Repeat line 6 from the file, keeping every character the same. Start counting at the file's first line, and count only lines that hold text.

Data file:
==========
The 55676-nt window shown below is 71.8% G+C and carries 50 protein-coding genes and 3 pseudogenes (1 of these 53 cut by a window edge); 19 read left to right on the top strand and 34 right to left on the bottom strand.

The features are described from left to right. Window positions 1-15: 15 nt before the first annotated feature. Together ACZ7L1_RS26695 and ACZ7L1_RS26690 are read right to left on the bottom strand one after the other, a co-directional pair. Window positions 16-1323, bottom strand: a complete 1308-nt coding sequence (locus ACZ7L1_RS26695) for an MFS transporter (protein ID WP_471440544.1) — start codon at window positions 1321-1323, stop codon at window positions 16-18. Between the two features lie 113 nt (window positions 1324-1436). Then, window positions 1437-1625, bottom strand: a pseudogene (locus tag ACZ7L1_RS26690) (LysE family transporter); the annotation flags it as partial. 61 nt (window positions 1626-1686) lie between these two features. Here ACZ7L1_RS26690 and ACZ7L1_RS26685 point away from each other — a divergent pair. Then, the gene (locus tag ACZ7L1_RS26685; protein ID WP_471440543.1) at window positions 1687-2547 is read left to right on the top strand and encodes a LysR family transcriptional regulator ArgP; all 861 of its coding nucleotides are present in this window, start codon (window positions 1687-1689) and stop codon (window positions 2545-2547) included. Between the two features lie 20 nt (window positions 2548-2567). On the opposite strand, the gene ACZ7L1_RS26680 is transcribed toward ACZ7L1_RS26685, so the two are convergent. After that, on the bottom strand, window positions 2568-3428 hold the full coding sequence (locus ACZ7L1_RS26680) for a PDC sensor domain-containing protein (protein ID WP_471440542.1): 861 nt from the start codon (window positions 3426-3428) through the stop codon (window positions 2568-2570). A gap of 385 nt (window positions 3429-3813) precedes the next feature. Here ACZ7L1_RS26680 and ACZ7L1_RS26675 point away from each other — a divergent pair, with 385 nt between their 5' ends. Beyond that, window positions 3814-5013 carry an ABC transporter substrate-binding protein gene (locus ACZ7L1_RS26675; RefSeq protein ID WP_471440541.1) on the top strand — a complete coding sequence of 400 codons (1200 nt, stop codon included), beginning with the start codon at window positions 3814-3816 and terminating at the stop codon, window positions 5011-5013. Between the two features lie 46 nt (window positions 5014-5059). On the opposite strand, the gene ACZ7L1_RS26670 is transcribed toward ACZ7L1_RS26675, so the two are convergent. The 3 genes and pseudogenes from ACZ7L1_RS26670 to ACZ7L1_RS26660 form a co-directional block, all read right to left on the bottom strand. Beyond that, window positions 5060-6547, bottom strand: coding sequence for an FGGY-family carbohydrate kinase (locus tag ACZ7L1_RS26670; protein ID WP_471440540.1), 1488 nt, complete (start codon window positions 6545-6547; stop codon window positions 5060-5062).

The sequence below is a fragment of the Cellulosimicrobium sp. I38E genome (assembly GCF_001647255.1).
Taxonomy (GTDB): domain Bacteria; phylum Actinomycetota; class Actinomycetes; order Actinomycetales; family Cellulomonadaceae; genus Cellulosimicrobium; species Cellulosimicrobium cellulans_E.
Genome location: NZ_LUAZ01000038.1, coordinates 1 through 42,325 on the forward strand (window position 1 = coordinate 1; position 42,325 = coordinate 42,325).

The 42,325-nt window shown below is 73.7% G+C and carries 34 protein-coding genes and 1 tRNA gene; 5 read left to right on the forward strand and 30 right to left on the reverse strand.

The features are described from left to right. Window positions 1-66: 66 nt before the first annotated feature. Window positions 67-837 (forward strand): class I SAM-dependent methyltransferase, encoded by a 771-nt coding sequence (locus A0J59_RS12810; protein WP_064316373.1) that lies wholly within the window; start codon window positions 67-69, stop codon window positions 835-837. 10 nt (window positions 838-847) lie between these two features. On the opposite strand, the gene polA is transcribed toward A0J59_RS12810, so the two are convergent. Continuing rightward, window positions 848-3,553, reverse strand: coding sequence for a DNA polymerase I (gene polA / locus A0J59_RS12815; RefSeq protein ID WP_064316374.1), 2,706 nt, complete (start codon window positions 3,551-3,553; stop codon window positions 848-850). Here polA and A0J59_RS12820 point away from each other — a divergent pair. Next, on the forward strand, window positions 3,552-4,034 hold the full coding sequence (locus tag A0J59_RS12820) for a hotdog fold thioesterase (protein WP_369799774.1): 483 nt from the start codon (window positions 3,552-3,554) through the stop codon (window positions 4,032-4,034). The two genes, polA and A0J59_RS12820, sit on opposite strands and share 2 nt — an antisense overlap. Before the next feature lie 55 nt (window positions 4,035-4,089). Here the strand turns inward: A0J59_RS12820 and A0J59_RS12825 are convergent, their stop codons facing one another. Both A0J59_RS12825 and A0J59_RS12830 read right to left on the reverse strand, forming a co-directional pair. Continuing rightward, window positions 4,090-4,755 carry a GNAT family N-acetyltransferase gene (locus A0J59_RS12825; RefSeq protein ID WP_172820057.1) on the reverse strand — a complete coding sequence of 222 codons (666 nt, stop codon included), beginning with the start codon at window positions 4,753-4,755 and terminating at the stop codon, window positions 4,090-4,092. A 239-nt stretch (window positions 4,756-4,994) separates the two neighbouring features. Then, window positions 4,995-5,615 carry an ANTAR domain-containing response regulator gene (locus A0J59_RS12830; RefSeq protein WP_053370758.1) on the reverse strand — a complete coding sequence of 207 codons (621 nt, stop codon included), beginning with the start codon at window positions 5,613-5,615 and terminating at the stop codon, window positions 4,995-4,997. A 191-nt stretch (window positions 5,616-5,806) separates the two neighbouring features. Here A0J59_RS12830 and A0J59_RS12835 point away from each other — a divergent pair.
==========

The 42,325-nt window shown below is 73.7% G+C and carries 34 protein-coding genes and 1 tRNA gene; 5 read left to right on the forward strand and 30 right to left on the reverse strand.